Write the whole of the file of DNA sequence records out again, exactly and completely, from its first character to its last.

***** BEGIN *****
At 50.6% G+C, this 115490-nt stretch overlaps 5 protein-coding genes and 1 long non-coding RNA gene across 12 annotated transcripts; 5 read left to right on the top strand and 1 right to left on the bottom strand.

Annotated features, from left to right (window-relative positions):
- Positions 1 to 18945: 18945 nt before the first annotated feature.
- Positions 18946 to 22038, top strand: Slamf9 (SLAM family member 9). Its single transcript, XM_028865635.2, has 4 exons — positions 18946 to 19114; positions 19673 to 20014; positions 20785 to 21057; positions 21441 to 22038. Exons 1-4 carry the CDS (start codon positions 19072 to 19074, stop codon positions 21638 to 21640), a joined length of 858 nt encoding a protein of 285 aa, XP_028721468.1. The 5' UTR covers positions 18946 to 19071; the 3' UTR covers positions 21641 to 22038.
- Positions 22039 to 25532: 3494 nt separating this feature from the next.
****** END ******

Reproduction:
At 50.6% G+C, this 115490-nt stretch overlaps 5 protein-coding genes and 1 long non-coding RNA gene across 12 annotated transcripts; 5 read left to right on the top strand and 1 right to left on the bottom strand.

Annotated features, from left to right (window-relative positions):
- Positions 1 to 18945: 18945 nt before the first annotated feature.
- Positions 18946 to 22038, top strand: Slamf9 (SLAM family member 9). Its single transcript, XM_028865635.2, has 4 exons — positions 18946 to 19114; positions 19673 to 20014; positions 20785 to 21057; positions 21441 to 22038. Exons 1-4 carry the CDS (start codon positions 19072 to 19074, stop codon positions 21638 to 21640), a joined length of 858 nt encoding a protein of 285 aa, XP_028721468.1. The 5' UTR covers positions 18946 to 19071; the 3' UTR covers positions 21641 to 22038.
- Positions 22039 to 25532: 3494 nt separating this feature from the next.